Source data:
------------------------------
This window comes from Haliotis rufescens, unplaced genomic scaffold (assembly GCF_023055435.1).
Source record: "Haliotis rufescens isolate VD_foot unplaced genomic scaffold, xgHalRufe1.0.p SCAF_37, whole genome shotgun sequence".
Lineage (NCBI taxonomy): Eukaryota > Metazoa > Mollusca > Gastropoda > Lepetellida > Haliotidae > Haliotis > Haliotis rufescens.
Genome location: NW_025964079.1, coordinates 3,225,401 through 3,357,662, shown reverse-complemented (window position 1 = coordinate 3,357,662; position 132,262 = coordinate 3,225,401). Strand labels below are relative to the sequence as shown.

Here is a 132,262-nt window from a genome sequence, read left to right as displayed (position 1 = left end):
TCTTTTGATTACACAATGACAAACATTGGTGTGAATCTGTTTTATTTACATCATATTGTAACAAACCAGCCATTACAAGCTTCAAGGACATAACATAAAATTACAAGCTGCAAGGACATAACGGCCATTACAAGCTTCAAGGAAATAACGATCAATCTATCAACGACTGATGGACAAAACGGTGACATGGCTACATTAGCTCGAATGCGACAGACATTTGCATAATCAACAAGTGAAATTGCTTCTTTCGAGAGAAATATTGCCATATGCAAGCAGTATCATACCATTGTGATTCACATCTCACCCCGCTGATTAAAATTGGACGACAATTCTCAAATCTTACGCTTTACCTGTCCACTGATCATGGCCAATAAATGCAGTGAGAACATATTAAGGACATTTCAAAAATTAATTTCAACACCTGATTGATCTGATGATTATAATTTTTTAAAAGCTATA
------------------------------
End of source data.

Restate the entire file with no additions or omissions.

This window comes from Haliotis rufescens, unplaced genomic scaffold (assembly GCF_023055435.1).
Source record: "Haliotis rufescens isolate VD_foot unplaced genomic scaffold, xgHalRufe1.0.p SCAF_37, whole genome shotgun sequence".
Lineage (NCBI taxonomy): Eukaryota > Metazoa > Mollusca > Gastropoda > Lepetellida > Haliotidae > Haliotis > Haliotis rufescens.
Genome location: NW_025964079.1, coordinates 3,225,401 through 3,357,662, shown reverse-complemented (window position 1 = coordinate 3,357,662; position 132,262 = coordinate 3,225,401). Strand labels below are relative to the sequence as shown.

Here is a 132,262-nt window from a genome sequence, read left to right as displayed (position 1 = left end):
TCTTTTGATTACACAATGACAAACATTGGTGTGAATCTGTTTTATTTACATCATATTGTAACAAACCAGCCATTACAAGCTTCAAGGACATAACATAAAATTACAAGCTGCAAGGACATAACGGCCATTACAAGCTTCAAGGAAATAACGATCAATCTATCAACGACTGATGGACAAAACGGTGACATGGCTACATTAGCTCGAATGCGACAGACATTTGCATAATCAACAAGTGAAATTGCTTCTTTCGAGAGAAATATTGCCATATGCAAGCAGTATCATACCATTGTGATTCACATCTCACCCCGCTGATTAAAATTGGACGACAATTCTCAAATCTTACGCTTTACCTGTCCACTGATCATGGCCAATAAATGCAGTGAGAACATATTAAGGACATTTCAAAAATTAATTTCAACACCTGATTGATCTGATGATTATAATTTTTTAAAAGCTATA